Connecticut Amateur Champions: Ben Conroy & Autumn Serruta

Ben Conroy lines his winning putt at the 116th Connecticut Amateur besting Elias Gross, 7-6, at Country Club of Waterbury.

Connecticut crowned two of its match-play champions in major championship fashion on Friday.

In the 116th Connecticut State Golf Association Amateur Championship at the Country Club of Waterbury, Ben Conroy rolled past Elias Gross 7 and 6 in the scheduled 36-hole match.

And it was much of the same in the Connecticut Women’s Golf Association final at the Golf Club of Avon. In the championship division, Autumn Serruta of the host club lost the first hole and then won the third through the seventh on the way to a 5-and-3 victory over Mim Schreck (Oronoque Village CC-Stratford) for her second consecutive title. In the Founders Cup final, Suzanne Harris (Hop Meadow CC-Simsbury) routed Nancy DeLuca (Brownson CC-Shelton), 6 and 5.

Conroy’s victory enabled him to exorcise several demons. Conroy, who was 2-under for 30 holes in the final, was runner-up in the 2012 Amateur, 2013 Connecticut Open and 2017 Mid-Amateur, the last two in playoffs.

“I definitely drew off that,” Conroy said. “It changed my attitude. I knew my game was good enough to be a champion, but I think in the past I wanted it so bad and tried so hard to make it happen that I almost tried too hard to make it happen.”

Conroy was inspired by 1999 Amateur champion Brian Ahern, 42, winning the Palmer Cup last month.

“There are lot of great young college players out here,” Conroy said. “(University of Hartford sophomore) Elias played great today. He’s a terrific player. But Brian’s win sort of made me think one of these weeks was going to be my week.”

As Conroy had said on Thursday, when he beat medalist and defending champion Evan Grenus of the University of Connecticut, “Score one for the Mid-Ams!”

Friday, Conroy took a lead that he never relinquished with a par on the difficult second hole and then made five birdies on the way to a 5-up lead after 18 holes. Gross, meanwhile, hit only four fairways, and none until the 10th hole.

“This is by far the most golf I’ve ever played over a few days,” Gross said. “So there’s probably the fatigue factor, and I’ve never been in a spot quite this big, so I’m sure that played into it as well.”

Meanwhile, the 28-year-old Conroy fought a possible fatigue problem by taking a caddie for the first time all week after carrying his bag until Friday.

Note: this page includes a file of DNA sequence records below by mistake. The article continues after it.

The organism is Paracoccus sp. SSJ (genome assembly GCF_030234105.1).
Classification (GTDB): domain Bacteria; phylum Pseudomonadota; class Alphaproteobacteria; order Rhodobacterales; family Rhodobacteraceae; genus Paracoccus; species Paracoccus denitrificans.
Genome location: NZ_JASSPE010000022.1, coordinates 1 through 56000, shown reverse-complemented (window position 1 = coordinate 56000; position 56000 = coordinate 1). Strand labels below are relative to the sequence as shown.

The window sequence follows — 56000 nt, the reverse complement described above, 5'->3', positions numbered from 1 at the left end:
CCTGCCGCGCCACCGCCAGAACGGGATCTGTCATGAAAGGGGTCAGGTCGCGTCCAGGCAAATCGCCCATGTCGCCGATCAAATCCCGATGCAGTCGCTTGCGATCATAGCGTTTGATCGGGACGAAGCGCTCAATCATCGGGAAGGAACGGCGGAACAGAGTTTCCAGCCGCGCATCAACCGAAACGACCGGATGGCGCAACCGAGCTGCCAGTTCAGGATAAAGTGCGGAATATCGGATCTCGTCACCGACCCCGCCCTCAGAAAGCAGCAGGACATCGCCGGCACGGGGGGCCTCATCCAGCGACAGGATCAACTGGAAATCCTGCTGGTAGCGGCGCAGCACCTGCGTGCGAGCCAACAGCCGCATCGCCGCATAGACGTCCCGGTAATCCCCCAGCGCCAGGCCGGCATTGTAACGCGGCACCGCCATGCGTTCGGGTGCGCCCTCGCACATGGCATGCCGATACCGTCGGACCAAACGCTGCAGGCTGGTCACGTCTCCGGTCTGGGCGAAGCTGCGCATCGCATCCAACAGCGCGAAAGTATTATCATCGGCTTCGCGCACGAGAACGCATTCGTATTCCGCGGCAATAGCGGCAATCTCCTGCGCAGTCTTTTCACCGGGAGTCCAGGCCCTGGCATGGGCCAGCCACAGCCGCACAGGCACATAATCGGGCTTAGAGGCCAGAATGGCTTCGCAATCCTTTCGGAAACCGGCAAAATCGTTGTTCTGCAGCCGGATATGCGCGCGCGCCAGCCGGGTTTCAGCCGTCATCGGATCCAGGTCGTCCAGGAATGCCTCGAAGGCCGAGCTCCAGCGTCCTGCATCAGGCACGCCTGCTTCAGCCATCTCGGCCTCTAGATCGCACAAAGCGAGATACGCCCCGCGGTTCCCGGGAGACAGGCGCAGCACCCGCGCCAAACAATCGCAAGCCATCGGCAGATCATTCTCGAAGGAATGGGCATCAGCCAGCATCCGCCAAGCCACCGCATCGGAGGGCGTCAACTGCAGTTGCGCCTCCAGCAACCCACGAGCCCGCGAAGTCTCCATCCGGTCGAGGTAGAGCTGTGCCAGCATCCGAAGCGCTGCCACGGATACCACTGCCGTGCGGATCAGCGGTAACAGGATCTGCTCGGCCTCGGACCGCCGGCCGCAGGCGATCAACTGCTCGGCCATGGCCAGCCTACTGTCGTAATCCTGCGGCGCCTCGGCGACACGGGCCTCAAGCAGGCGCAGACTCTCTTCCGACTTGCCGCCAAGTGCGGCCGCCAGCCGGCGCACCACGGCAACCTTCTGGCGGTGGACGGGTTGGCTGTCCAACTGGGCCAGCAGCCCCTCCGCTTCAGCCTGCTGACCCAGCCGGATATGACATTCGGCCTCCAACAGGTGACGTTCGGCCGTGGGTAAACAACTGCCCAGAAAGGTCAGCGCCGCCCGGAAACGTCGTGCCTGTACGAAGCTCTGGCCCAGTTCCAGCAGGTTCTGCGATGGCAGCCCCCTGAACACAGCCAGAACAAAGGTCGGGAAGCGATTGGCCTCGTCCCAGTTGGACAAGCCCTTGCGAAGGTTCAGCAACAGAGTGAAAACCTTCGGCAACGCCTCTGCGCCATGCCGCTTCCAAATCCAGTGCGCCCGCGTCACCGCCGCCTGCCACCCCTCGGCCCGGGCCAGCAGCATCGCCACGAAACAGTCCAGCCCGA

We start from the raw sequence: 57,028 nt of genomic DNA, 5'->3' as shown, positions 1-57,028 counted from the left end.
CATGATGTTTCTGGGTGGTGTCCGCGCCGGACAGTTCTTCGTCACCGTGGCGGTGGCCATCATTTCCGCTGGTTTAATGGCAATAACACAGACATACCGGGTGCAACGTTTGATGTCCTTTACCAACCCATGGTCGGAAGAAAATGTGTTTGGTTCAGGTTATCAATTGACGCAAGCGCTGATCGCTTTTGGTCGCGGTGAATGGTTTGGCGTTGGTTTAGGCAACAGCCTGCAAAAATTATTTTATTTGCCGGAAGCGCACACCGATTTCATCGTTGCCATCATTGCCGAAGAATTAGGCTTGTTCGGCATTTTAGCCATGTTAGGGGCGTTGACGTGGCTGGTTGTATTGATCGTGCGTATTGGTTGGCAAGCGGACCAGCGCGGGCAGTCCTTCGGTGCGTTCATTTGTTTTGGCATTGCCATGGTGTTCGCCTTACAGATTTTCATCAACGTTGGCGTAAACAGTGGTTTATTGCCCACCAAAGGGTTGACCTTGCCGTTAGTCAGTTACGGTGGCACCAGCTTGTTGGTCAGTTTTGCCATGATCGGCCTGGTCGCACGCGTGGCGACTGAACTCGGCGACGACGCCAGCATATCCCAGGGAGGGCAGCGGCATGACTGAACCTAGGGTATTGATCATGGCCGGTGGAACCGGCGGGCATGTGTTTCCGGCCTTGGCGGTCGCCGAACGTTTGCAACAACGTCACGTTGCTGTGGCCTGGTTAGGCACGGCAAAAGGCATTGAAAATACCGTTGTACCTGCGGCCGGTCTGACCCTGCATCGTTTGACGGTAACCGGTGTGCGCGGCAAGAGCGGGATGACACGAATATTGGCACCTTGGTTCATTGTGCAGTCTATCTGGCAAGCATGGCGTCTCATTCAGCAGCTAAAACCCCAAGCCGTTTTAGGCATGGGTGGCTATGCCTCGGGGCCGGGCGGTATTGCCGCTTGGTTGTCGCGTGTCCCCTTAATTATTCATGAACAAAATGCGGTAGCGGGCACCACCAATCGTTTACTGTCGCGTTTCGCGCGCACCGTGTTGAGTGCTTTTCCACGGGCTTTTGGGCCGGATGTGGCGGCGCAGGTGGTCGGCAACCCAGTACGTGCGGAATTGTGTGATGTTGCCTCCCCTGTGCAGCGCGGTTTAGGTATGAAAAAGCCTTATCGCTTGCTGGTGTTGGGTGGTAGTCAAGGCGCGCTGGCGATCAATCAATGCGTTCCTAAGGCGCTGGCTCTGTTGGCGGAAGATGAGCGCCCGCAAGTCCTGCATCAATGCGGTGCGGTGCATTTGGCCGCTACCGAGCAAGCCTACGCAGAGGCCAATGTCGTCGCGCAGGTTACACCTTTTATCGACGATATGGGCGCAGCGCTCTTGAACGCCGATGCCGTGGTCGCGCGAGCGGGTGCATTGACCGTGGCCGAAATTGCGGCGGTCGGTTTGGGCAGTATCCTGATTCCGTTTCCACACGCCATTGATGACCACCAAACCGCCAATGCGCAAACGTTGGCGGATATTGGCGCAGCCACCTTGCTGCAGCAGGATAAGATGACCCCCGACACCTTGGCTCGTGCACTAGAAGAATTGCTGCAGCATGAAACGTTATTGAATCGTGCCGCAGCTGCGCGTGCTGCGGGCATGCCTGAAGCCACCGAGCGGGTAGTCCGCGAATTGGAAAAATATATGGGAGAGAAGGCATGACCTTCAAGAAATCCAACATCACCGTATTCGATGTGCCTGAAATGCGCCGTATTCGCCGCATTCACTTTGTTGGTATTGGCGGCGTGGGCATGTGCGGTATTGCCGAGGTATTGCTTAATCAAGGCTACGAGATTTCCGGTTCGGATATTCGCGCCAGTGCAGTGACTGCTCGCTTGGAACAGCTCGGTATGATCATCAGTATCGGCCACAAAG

“I knew my game was there,” said Conroy, who briefly turned pro after college and then petitioned to have his amateur status reinstated last year. “My thought process all week was to make the other guy beat me. Don’t do anything to hand it to him.”

Autumn Serruta defeated Mim Schreck, 5-3, to win the 2018 Connecticut Women’s Amateur Championship at the Golf Club of Avon.

His biggest challenge Friday might have been sitting on a 5-up lead between rounds.

“There was a point at lunch, I was like, I can’t wait to get back out there,” Conroy said. “The more I sit here and think about it, the more I’m going to work up my nerves. I was really happy to make a birdie on one [to go six up] in the second round, that kind of got me back into the swing of things.”

A conceded birdie on the par-3 12th in the afternoon sealed the victory.

Championship play continues Saturday with the first round of the Hartford Women’s Open at Goodwin Park Golf Course in Hartford. The final round is Sunday at Keney Park Golf Course in Hartford. First prize for the pros is $3,000.

Worked as sports writer for The Hartford Courant for 38 years before retiring in 2008. His major beats at the paper were golf, the Hartford Whalers, University of Connecticut men’s and women’s basketball, Yale football, United States and World Figure Skating Championships and ski columnist. He has covered every PGA Tour stop in Connecticut since 1971, along with 30 Masters, 25 U.S. Opens, four PGA Championships, 12 Deutsche Bank Championships, 15 Westchester (N.Y.) Classics and four Ryder Cups. He has won several Golf Writers Association of America writing awards, including a first place for a feature on John Daly, and was elected to the Connecticut Golf Hall of Fame in 2009. He also worked for the Connecticut Whale hockey team for two years when they were renamed by former Hartford Whalers managing general partner Howard Baldwin, who had become the marketing director of the Hartford Wolf Pack, the top affiliate of the New York Rangers.

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